Building a Wiki Knowledge Graph

November 1, 2019 - Neo4j Projects - 4 minute read

In this post I discuss the process of building a knowledge graph based on the South Park wiki. I use the position of hyperlinks on the webpage to dynamically assign node labels and relationships types, as well as properties. This type of approach should be easily applicable to other wiki’s or websites, and allows you to skip a lot of manual work defining the model.


Example above: a cluster made of only characters with black hair. You can find a data dump of the complete graph here.

Designing a data model

The South Park Official Wiki is a great example of a wiki that can be turned into a graph. The page for Stan Marsh has over 200 links to pages on the same wiki, which can all be modeled as relationships. As simply describing these links as relationships is not that interesting, I describe a method to assign relationship types based on a link’s location on a page. As an added bonus, I extract an unique icon from every page, which could be used for cool graph visualizations.

Even though I’m aiming for dynamically generated node labels and relationship types, I made a quick sketch of the data model to get an idea of what is happening: south-park-wiki-page-layout

There are some great online tools for drawing graph data models. Check out arrows, a web app for simple and quick graph modeling.

Extracting relationships

Browsing through the wiki, I found a lot of details on the personal relationships between the characters. On the character’s page, relationships to other characters look like this:


This always has the same format:

  • A header with the type of relationship. Here: Close friends.
  • Character icons with hyperlinks to other wiki pages.

I dynamically generate relationships based on this convention. I parse the section header, put it after HAS_ and convert the last word to its singular form:

convert_to_rel_syntax('Close Friends') = 'HAS_CLOSE_FRIEND'
convert_to_rel_syntax('Family') = 'HAS_FAMILY'
convert_to_rel_syntax('Residence') = 'HAS_RESIDENCE'

Then, I use the URL of the webpage as a node ID, leaving out the prefix Then, the parsed relationships to be put into Neo4j look like this:


Obviously this simple method doesn’t produce good names from all section headers, but for most of the relationships it does the trick.

Adding dynamic node labels

To make our graph more interesting and easier to use, we assign some labels to the nodes. By looking at incoming relationships into a node, we can do this easily. For example, given a relationship:


Then, node Stan_Marsh will get additional label Classmate. This will make querying for nodes a lot easier in the future.

Adding node properties

From the page body, I extract five basic properties: id, name, wiki_url, image_url, group_name. Next, you’ll find that the wiki page for every character has an ‘info box’ with some character properties:


Parsing these provide good properties for a node. In some cases, these might even be better modeled as relationships:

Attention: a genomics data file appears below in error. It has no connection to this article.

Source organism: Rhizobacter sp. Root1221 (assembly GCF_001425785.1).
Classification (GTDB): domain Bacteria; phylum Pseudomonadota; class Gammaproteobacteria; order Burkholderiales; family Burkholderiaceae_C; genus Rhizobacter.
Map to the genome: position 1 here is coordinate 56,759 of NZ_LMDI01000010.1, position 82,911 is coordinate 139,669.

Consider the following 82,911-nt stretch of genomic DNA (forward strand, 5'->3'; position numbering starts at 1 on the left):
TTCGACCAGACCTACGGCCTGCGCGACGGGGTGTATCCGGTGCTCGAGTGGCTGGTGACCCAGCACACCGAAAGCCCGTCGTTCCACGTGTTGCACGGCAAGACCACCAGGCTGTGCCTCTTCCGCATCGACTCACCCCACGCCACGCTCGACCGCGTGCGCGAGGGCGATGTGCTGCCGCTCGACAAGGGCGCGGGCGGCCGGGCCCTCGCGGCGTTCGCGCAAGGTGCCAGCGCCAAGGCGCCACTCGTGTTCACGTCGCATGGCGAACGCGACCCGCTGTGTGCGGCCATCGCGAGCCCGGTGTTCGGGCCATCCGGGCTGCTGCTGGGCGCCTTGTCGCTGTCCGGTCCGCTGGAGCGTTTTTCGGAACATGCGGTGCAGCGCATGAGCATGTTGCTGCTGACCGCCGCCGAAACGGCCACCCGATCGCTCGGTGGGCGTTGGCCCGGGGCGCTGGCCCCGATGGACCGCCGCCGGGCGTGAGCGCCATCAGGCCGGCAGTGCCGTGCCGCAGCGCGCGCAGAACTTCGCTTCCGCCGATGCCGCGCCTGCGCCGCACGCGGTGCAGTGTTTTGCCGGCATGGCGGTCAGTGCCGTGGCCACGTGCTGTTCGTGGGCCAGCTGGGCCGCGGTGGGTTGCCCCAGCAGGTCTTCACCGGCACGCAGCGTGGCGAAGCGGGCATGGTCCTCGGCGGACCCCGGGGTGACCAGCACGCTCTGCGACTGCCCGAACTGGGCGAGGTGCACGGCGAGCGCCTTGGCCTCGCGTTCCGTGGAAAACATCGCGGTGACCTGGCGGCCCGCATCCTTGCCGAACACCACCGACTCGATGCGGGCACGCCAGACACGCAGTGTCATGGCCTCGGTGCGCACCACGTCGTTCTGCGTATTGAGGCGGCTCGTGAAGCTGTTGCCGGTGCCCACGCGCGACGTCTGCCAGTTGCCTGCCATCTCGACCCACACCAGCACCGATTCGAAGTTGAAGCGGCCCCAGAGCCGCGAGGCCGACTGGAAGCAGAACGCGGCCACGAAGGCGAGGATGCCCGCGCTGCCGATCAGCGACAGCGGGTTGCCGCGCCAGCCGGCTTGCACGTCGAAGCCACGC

For now, we take age, gender, full_name, hair_color from the info box as properties, and model the rest as relationships.

Importing into Neo4j

Importing data into Neo4j is easy. I opted for the data importer command as opposed to using LOAD CSV, but both should work fine for small datasets. Given that the nodes and relationships are in the right format, all it takes is a single command:

./bin/neo4j-admin import --nodes nodes.csv --relationships edges.csv

After import, the graph has the following properties:

4654 nodes 
6960 relationships 
23106 properties
270 unique relationship types


To check if everything works, I took a look at the Marsh family tree:

WHERE = "Stan Marsh"


It works! There’s still some cleaning to do though: you’ll notice that Shelly has two HAS_BROTHER relationships going to Stan, an artifact originating from scraping both the info-box and the wiki sections.

Let’s see the four main boys and the relationships to their fellow 4th graders:

MATCH (n:TheFourBoys)-[e]->(m)-[:HAS_GRADE]->(grade{name:"4th Grade"})
RETURN n, e, m


You’ll quickly see this gets a lots busier, with almost all relationships shared amongst the four boys. If you look closely, you’ll already find small inconsistencies in the wiki: Kenny considers Stan his best friend, but this is not mutual (poor Kenny).

To make more sense of the graph, we’re going to need some better visualization tools and do some better clustering of the data. More about this in a future post.

What’s next?

There’s a lot of roads to go down from here:

  • First of all, there’s a lot to improve in the dynamic naming of node labels and relationship types. Better synonyms, filtering rare relationships types and grouping relationship types together can make the graph a lot cleaner.
  • Next, there are many pages on the wiki not yet embedded in the graph. There’s a ton of locations with properties, as well as other interesting pages to extract.
  • Third, we need some better visualization tools. Since we have icons for all of the characters, it would be cool if we can visualize the entire graph with character icons.

Download and Source

The script I used for scraping can be found on Github. The resulting CSVs are also in the repo. As the layout of the wiki is subject to change, using the script might require some tweaking.